Alistair was born in West Africa, to missionary parents who had been students at the Bible Training Institute in Glasgow. He has a BD(Hons) from Kings College, London, an MTh from Glasgow University, and a PhD from Edinburgh University, for which he conducted ethnographic research into three ‘new’ (charismatic) churches in Scotland. He has worked for UCCF and Scripture Union, and in 1990 he and his wife planted, along with four other couples, Rock Community Church in Dumbarton. He was the church’s full-time leader from 2000 until 2014.

Alistair is married to Patricia, a graduate of Glasgow School of Art, teacher and textile artist.  They have four married children and ten grandchildren who, he says, “keep him well occupied”.

Alistair commented, “I am excited by the emergence of SSCM, as this historical college continues to be a training place for missionaries, not to far-flung places as before, but to Scotland. It is an enormous privilege to help shape pioneer ministries for the gospel of Jesus Christ in a post-Christian nation”.

SSCM Principal Richard Tiplady added, “We are delighted that Alistair has joined the college’s teaching and tutorial team. His experience and studies will be invaluable in helping us to shape and deliver training programmes in pioneer ministry which will support the mission of the churches in Scotland in these challenging times”.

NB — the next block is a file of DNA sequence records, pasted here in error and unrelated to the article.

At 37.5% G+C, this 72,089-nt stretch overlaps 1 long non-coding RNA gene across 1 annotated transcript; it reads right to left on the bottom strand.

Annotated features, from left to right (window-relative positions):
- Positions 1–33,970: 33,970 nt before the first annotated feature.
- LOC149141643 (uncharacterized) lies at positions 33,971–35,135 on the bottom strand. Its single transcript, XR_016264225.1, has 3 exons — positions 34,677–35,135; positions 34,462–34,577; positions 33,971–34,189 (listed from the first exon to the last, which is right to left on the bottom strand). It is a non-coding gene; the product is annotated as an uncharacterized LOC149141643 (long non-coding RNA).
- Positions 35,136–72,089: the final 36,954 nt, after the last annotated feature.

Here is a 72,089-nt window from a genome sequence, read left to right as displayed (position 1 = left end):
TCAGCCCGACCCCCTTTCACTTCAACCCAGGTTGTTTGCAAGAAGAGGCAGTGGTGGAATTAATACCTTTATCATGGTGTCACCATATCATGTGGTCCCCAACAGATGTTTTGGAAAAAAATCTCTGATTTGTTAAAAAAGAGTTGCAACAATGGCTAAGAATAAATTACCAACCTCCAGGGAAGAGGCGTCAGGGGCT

City (De)lights

City (De)lights


Wes White provides some reflections on what makes a good city.

The prophet Jeremiah (9:23-24) juxtaposes what God takes particular delight in with an arrogant spirit of human endeavor and attainment that is often manifest in the peculiar habit of boasting.  Jeremiah may be understood as intending this as a general evaluation of humanity in opposition to God, but given the context of Zion (8:5, 19; 9:11, 19) it is more likely that an untoward pride engendered by the city’s standing is in view.  That standing might easily be commendable, but not when it oversteps its bounds and becomes boastful, suggesting a destructive dénouement and ultimately placing itself in opposition to that which is delightful to God.